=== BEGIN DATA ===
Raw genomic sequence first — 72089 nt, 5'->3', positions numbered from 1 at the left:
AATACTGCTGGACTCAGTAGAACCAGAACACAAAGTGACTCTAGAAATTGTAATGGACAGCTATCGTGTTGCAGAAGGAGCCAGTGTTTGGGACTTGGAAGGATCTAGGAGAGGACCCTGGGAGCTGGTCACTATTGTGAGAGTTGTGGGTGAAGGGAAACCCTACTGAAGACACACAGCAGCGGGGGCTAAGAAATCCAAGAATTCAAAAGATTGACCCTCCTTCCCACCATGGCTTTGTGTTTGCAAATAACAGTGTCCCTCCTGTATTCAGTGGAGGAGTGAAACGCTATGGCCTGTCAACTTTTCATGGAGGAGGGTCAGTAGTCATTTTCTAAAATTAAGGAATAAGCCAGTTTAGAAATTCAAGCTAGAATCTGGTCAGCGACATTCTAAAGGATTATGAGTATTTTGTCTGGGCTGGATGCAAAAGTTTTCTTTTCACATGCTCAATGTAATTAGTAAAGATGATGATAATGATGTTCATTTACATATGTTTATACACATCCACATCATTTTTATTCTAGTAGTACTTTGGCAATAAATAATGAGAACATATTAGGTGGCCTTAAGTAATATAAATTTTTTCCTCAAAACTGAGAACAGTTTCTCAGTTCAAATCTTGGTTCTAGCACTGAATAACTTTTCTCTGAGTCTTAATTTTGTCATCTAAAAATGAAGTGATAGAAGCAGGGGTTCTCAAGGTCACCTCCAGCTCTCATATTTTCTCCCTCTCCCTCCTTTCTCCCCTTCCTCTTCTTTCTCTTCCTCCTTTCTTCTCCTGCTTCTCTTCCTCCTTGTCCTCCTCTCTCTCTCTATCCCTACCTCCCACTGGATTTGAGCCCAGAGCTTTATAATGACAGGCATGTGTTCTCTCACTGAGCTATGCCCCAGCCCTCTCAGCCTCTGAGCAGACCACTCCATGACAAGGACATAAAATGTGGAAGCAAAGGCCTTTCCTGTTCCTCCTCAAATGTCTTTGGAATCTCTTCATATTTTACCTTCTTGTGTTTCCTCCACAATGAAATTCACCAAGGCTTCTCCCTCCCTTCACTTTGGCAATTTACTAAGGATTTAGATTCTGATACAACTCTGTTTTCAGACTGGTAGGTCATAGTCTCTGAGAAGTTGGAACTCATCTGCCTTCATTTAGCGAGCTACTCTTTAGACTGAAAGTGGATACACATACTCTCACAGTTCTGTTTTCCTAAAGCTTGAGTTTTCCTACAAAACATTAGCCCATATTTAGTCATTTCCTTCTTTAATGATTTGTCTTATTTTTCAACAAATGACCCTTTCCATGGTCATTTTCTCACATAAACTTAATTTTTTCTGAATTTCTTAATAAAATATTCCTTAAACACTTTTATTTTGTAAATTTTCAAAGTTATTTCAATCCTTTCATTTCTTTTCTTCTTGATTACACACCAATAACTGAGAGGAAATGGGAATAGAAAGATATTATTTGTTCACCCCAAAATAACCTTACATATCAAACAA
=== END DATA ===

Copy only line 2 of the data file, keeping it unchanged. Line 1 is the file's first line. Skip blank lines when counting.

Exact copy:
AATACTGCTGGACTCAGTAGAACCAGAACACAAAGTGACTCTAGAAATTGTAATGGACAGCTATCGTGTTGCAGAAGGAGCCAGTGTTTGGGACTTGGAAGGATCTAGGAGAGGACCCTGGGAGCTGGTCACTATTGTGAGAGTTGTGGGTGAAGGGAAACCCTACTGAAGACACACAGCAGCGGGGGCTAAGAAATCCAAGAATTCAAAAGATTGACCCTCCTTCCCACCATGGCTTTGTGTTTGCAAATAACAGTGTCCCTCCTGTATTCAGTGGAGGAGTGAAACGCTATGGCCTGTCAACTTTTCATGGAGGAGGGTCAGTAGTCATTTTCTAAAATTAAGGAATAAGCCAGTTTAGAAATTCAAGCTAGAATCTGGTCAGCGACATTCTAAAGGATTATGAGTATTTTGTCTGGGCTGGATGCAAAAGTTTTCTTTTCACATGCTCAATGTAATTAGTAAAGATGATGATAATGATGTTCATTTACATATGTTTATACACATCCACATCATTTTTATTCTAGTAGTACTTTGGCAATAAATAATGAGAACATATTAGGTGGCCTTAAGTAATATAAATTTTTTCCTCAAAACTGAGAACAGTTTCTCAGTTCAAATCTTGGTTCTAGCACTGAATAACTTTTCTCTGAGTCTTAATTTTGTCATCTAAAAATGAAGTGATAGAAGCAGGGGTTCTCAAGGTCACCTCCAGCTCTCATATTTTCTCCCTCTCCCTCCTTTCTCCCCTTCCTCTTCTTTCTCTTCCTCCTTTCTTCTCCTGCTTCTCTTCCTCCTTGTCCTCCTCTCTCTCTCTATCCCTACCTCCCACTGGATTTGAGCCCAGAGCTTTATAATGACAGGCATGTGTTCTCTCACTGAGCTATGCCCCAGCCCTCTCAGCCTCTGAGCAGACCACTCCATGACAAGGACATAAAATGTGGAAGCAAAGGCCTTTCCTGTTCCTCCTCAAATGTCTTTGGAATCTCTTCATATTTTACCTTCTTGTGTTTCCTCCACAATGAAATTCACCAAGGCTTCTCCCTCCCTTCACTTTGGCAATTTACTAAGGATTTAGATTCTGATACAACTCTGTTTTCAGACTGGTAGGTCATAGTCTCTGAGAAGTTGGAACTCATCTGCCTTCATTTAGCGAGCTACTCTTTAGACTGAAAGTGGATACACATACTCTCACAGTTCTGTTTTCCTAAAGCTTGAGTTTTCCTACAAAACATTAGCCCATATTTAGTCATTTCCTTCTTTAATGATTTGTCTTATTTTTCAACAAATGACCCTTTCCATGGTCATTTTCTCACATAAACTTAATTTTTTCTGAATTTCTTAATAAAATATTCCTTAAACACTTTTATTTTGTAAATTTTCAAAGTTATTTCAATCCTTTCATTTCTTTTCTTCTTGATTACACACCAATAACTGAGAGGAAATGGGAATAGAAAGATATTATTTGTTCACCCCAAAATAACCTTACATATCAAACAA